Very good sample of Procurement Spend – demo of Data Visualization (DV)/ Visual Analyzer (VA).
OBIEE 12c gives you the capability of working with statistical and R functions right from the ‘Edit formula’ pane. While I have found that this new feature was still not very user friendly, it’s a lot easier than making this functionality work in 11g. For example, to create a simple Trendline with 11g, the developer had to slowly build each step of a calculation to find the slope of a line, and then find the Y intercept. With these answers in hand, the results had to be carefully placed on a graph, so that it could render meaningful results. If you require statistical graphs within OBIEE, 12c may be a great fit for you. For example, below is a graph showing four different Trendlines:
The Criteria for building these four lines would be very intense in 11g; but in OBIEE 12c, it contained only five columns: one for the Calendar Year, and one for each Trendline. The Trendlines were created one at a time, by inserting the new “Analytics” Function in the column’s formula (see below).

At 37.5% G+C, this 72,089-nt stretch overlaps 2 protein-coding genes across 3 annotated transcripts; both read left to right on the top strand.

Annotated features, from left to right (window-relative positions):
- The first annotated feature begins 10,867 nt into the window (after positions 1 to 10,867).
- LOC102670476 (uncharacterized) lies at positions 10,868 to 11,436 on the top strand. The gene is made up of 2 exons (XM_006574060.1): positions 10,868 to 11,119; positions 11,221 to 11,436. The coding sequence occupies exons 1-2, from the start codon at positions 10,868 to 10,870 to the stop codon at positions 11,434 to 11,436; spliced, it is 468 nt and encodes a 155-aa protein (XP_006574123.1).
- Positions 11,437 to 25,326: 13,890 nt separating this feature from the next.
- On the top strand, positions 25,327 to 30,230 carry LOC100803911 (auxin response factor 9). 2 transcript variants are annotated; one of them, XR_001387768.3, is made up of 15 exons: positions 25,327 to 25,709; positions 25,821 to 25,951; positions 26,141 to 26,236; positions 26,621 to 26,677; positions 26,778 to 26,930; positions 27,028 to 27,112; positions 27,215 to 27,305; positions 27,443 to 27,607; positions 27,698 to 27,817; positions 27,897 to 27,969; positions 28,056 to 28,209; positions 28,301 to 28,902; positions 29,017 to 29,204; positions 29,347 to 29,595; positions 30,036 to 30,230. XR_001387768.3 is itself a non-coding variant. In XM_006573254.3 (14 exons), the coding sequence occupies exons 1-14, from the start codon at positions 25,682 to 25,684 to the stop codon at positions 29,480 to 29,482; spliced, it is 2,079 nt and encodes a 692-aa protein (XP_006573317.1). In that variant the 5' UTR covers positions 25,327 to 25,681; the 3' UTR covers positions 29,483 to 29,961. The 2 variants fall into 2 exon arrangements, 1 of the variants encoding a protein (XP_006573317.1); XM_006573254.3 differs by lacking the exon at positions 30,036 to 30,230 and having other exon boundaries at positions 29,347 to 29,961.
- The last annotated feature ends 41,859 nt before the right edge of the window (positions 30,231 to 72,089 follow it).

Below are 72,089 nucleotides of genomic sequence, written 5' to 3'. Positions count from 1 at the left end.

This is a dream come true to many of us, though it requires an optional data visualization license. With this new functionality, you are able to use OBIEE along with any excel spreadsheet (XSA) saved on your machine.
You can add a spreadsheet to OBIEE from two areas:
- When you are creating an analysis (in the Criteria tab, and then choosing to add data source as shown below), or
- By going to the Visual Analyzer Home Page.
As this blog focuses on Answers, I will review the first option here.
There are three possible ways of analyzing a spreadsheet in Answers. You either want to:
- Analyze the spreadsheet by itself, or
- Use attributes from the spreadsheet along with fact data from your enterprise system, or
- Use fact data from your spreadsheet along with attributes and facts from your enterprise system.
For options 2 and 3 to work properly, it is important that your joins are properly matched (watch your cardinalities!) from your spreadsheet to your enterprise data. Also, as usual, option 3 will only work along with another fact table when the two tables are joined to a conformed dimension. Cardinalities and conformed dimensions are items that we generally take for granted when working on front-end OBIEE, because these points have been carefully handled during RPD modeling. Since the spreadsheet modeling has to be done in the front end, special caution must be used when modeling them in order to avoid “exploded” results, or simply inaccurate results.